How to Build a Future Events Pipeline

Vidora Cortex is an easy-to-use platform that enables anyone to automate Machine Learning Pipelines from continuous streams of event data. In this guide, we’ll show you how to predict the future behavior of your users using Future Events pipelines in Cortex.

What are Future Events pipelines?

Predictions from a Future Events pipeline answer the question: how likely is each user to perform a certain action, or set of actions, in a specified time range? The actions available to predict come directly from the data being ingested into Cortex. Every event action that is being tracked and sent to Cortex can be used to power a Future Events pipeline prediction.

Note that while we’ll be using the example of predicting future user behavior, your Cortex account can be configured to make predictions about any type of object tied to your event data (e.g. commerce items, media content, home listings, etc.).

When Should I Use Future Events pipelines?

The key feature of Future Events pipelines is their ability to predict event-based outcomes for each object in the future. This differs from Cortex’s other pipelines, which instead predict attributes of those objects today. Anytime you are trying to predict the future behavior of a user, whether in the next few days or months, use Future Event pipelines.

The following diagram will help explain which pipeline type is best suited for different predictions.

What are Examples of Future Events pipelines?

Future Event Pipeline Examples

How do I build these pipelines in Cortex?

Step 1​: Choose Pipeline Type

Select ‘Create New Pipeline’ from within your Cortex account, and choose the Future Events pipeline type.

Step 2: Define Events

In this step, you select the events, or events, that you want to use as the basis of your prediction. All events, and event conditions, are shown based on the data set that has been ingested into Cortex.

Future Events pipelines are used to predict the probability that some event happens in the future for each of your data points. Defining that event means providing four pieces of information to Cortex:

(A) happens (B) or more times where (C) within (D) days.

  • (A) Event Type: The type of event that Cortex should predict. These event types are based on the data being ingested into Cortex.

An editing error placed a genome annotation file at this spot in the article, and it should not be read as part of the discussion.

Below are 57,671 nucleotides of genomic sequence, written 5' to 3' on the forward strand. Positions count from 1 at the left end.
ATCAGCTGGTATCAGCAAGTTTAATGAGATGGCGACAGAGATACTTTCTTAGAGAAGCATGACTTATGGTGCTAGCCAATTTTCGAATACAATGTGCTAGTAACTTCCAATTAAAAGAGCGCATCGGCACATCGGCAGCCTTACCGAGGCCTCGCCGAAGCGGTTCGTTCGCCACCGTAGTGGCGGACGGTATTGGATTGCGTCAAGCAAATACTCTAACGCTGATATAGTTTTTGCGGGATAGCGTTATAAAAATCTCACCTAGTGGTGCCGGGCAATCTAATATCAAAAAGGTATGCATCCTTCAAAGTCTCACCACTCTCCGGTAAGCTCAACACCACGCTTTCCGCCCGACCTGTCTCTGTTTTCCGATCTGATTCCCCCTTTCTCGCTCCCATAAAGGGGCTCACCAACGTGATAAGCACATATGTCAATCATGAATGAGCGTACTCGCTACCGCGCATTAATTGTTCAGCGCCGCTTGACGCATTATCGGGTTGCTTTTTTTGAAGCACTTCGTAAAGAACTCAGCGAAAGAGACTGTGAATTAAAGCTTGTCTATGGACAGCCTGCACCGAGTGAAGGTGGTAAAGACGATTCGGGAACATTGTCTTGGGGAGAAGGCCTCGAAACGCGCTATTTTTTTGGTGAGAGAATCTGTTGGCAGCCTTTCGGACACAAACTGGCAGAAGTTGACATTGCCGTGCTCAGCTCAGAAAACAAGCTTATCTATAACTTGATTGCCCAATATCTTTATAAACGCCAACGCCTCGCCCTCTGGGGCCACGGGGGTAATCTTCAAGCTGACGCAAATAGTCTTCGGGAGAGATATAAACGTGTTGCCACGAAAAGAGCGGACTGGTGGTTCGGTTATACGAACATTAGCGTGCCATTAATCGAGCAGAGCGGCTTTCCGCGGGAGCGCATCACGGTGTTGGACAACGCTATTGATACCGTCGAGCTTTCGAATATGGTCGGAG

• (B) Frequency: The minimum number of times the event occurs. The default value is “1”, i.e. you are only predicting that a user will take this action once in the specified time range. However, if you are looking to predict if users will do an event multiple times, e.g. Predict how likely each user is to make 5 purchases, then you can increase the event frequency.
  • (C) Event Conditions: Conditions (if any) under which the event occurs. These event conditions are based on the data being ingested into Cortex.
  • (D) Timeframe: The future window of time over which the event occurs. Common values here are 7 and 30 days if you are looking to predict behavior over the next week or month.

You can build a Future Events pipeline to predict any event that you can describe in this way using your data. Add any number of conditions to an event, or chain any number of distinct events together using AND/OR/IF operators. No matter how complex, your events will always read like an English sentence. Here are a few examples:


  • “Purchase happens 1 or more times OR Rent happens 1 or more times within 7 days”
  • “Purchase happens 1 or more times where Category is equal to Shoes AND Purchase happens 1 or more times where Category is equal to Pants within 14 days”
  • “Click happens 1 or more times IF Shown were to also happen 1 or more times within 3 days”

Step 3: Define Groups

Sometimes you are looking to make a prediction for every user in your system, while other times you want a prediction only for a certain group of users. By default, Future Events pipelines are set up to make a prediction for All Users. If you are looking to predict for All Users simply click Next to proceed to the next step.

If you are looking to limit the prediction group, you can either include a specific group or exclude a specific group. Like events in step 2, the user attribute values available come directly from the data being ingested by Cortex.

Note that having an Include or Exclude group will also limit the model training for only those groups of users, ensuring that the behavior of users outside of this group doesn’t affect the model.

Step 4: Specify Settings

Specify settings such as your pipeline’s name, schedule, tags, and more. ​Finally, review that everything looks correct and begin training your pipeline!

Every time your pipeline runs, Cortex goes through the end-to-end process of generating fresh predictions from the latest data that’s been ingested. If you’d like to power automation based on predictions that are always up-to-date, make sure your pipeline is set to run repeatedly. If you’re just testing things out or building a pipeline for one-time use, your pipeline should only run once.

Note, within More Options you will have the ability to create Custom Features (this is not typically necessary).

Step 5: Review

The final step is to review your pipeline and ensure all settings look accurate! If anything needs updated, simply go ‘Back’ in the workflow and update any step.

Continuous Training Over Time

Since Cortex will be receiving and ingesting data continuously over time, Future Event pipelines can be set up to automatically re-run with new data at a set frequency (including both re-training and re-predicting). Many pipelines are set to run daily or weekly, while others may only need to be run manually on an ad-hoc basis.

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